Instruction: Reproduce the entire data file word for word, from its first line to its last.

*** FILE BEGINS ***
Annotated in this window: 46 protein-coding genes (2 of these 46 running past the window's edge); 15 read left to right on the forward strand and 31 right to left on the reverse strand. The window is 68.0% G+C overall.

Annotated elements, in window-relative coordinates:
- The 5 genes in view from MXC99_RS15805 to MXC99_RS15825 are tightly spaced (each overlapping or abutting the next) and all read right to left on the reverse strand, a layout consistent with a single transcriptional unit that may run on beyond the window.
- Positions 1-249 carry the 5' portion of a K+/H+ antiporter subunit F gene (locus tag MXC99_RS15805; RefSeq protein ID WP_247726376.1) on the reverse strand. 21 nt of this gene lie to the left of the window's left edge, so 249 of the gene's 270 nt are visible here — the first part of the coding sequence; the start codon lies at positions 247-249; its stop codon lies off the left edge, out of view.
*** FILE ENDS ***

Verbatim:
Annotated in this window: 46 protein-coding genes (2 of these 46 running past the window's edge); 15 read left to right on the forward strand and 31 right to left on the reverse strand. The window is 68.0% G+C overall.

Annotated elements, in window-relative coordinates:
- The 5 genes in view from MXC99_RS15805 to MXC99_RS15825 are tightly spaced (each overlapping or abutting the next) and all read right to left on the reverse strand, a layout consistent with a single transcriptional unit that may run on beyond the window.
- Positions 1-249 carry the 5' portion of a K+/H+ antiporter subunit F gene (locus tag MXC99_RS15805; RefSeq protein ID WP_247726376.1) on the reverse strand. 21 nt of this gene lie to the left of the window's left edge, so 249 of the gene's 270 nt are visible here — the first part of the coding sequence; the start codon lies at positions 247-249; its stop codon lies off the left edge, out of view.